This year, however, more than 120 of the pieces will come from Harry McBride and his apprentice, Bruce Johnson.
Johnson came to the art of pottery after suffering a stroke in 2010 that paralyzed the left side of his body.
“I had a real tough time adjusting,” he said. “I’m the type of person who’s never able to sit still.”
Johnson, originally left-handed, had to learn to operate with his right hand. Unable to return to his job as a management consultant, he started teaching himself the Chinese language, and penned a memoir about his stroke experience.
“I also got to know a lot of my neighbors. Before, I knew about five, now I probably know a hundred,” he said.
One of those neighbors turned out to be Harry McBride, a longtime potter who picked the craft back up after leaving his job. Over time, McBride converted his garage into a pottery workshop. It was his wife, however, who noticed Johnson zipping around the neighborhood in his motorized chair, and thought the two might make a pair.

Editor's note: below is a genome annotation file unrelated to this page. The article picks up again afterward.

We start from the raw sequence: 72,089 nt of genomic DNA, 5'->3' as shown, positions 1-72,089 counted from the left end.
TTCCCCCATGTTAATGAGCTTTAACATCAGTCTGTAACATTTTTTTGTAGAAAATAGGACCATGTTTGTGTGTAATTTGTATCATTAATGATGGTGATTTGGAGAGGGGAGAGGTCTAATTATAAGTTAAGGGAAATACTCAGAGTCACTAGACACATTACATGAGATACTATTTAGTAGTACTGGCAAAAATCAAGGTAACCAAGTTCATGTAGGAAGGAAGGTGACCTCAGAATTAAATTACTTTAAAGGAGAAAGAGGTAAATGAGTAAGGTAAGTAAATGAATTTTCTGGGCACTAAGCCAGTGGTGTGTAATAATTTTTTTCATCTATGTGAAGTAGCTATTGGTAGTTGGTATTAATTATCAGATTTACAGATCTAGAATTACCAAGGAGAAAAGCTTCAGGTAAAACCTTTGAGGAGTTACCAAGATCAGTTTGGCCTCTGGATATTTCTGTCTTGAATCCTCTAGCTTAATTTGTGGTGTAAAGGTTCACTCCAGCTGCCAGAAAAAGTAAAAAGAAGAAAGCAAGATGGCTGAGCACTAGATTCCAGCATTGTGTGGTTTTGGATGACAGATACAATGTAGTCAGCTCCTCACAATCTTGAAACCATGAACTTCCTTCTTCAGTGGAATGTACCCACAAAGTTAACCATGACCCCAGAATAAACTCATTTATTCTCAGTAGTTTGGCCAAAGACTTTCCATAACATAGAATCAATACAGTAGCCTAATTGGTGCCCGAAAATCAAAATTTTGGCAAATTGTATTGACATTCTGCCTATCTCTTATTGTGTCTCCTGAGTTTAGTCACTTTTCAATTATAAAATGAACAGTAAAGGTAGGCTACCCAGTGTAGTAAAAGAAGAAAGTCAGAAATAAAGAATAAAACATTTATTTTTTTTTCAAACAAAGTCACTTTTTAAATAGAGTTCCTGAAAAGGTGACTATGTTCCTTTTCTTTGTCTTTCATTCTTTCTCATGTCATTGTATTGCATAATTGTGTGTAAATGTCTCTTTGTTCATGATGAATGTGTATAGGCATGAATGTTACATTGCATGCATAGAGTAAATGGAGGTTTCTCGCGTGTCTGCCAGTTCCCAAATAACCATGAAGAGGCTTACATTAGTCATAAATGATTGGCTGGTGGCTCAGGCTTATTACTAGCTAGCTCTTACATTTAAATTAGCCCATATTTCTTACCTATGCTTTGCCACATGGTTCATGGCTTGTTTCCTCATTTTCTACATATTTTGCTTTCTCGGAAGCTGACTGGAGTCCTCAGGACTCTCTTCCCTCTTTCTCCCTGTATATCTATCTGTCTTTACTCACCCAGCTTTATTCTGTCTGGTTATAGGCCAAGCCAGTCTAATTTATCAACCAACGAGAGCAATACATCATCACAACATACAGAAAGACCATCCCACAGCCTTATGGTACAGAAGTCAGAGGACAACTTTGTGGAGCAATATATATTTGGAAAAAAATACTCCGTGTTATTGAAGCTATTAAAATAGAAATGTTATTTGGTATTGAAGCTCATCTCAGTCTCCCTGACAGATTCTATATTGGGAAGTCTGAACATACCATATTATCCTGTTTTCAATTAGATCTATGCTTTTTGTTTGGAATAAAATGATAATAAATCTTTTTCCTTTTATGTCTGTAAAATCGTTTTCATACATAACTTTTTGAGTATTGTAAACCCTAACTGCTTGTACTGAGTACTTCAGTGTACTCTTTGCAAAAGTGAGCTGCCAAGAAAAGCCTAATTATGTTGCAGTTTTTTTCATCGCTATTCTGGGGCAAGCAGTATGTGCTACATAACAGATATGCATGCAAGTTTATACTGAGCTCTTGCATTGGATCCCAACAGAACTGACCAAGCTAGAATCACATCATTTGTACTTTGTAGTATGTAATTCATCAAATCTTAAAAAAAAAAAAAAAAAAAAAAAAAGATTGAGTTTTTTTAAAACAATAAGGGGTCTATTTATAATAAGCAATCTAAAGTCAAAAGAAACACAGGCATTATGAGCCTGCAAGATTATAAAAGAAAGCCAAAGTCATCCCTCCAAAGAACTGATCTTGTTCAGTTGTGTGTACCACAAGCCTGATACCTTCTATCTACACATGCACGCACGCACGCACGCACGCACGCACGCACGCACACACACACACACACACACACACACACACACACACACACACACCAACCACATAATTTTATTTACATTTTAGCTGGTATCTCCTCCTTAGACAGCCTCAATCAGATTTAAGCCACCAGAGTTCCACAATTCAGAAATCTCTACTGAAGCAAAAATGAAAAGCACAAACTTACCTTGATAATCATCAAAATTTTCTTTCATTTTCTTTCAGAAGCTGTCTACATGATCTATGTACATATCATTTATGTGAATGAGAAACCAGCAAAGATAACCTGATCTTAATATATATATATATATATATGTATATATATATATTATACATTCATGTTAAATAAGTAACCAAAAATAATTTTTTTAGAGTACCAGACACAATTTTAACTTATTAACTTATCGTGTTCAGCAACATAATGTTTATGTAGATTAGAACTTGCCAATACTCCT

“My wife always knows what’s going on with everyone,” McBride said. “I didn’t realize at first that he only had the use of his right hand, but I tried to make something with just one hand, and when I found I could do it, I figured he could, too.”
McBride said Johnson showed a natural aptitude for pottery through his strength and passion for the work.
“I did it once and fell in love,” Johnson said. “I’m kind of an artistic type, and pottery is something you can really lose yourself in.”
The two quickly fell to making plates, bowls, mugs and candle sticks. When they found out about the Empty Bowls event, they were more than happy to contribute.
“The Auxiliary was thankful for any help they can get,” McBride said. “They make bowls year round for this event.”
The Empty Bowls event, the annual Salvation Army fundraiser that serves soup provided by local restaurants, is March 27 at the Tupelo Furniture Market’s Building V. Tickets are $15, and include an empty bowl that represents the hunger the Army works to alleviate.
Tickets are available through the Salvation Army’s headquarters, as well as through the Fairpark Salon, Reed’s Gift Shop, Midnite Pottery, Way-Fil Jewelry, and Stone’s Jewelry.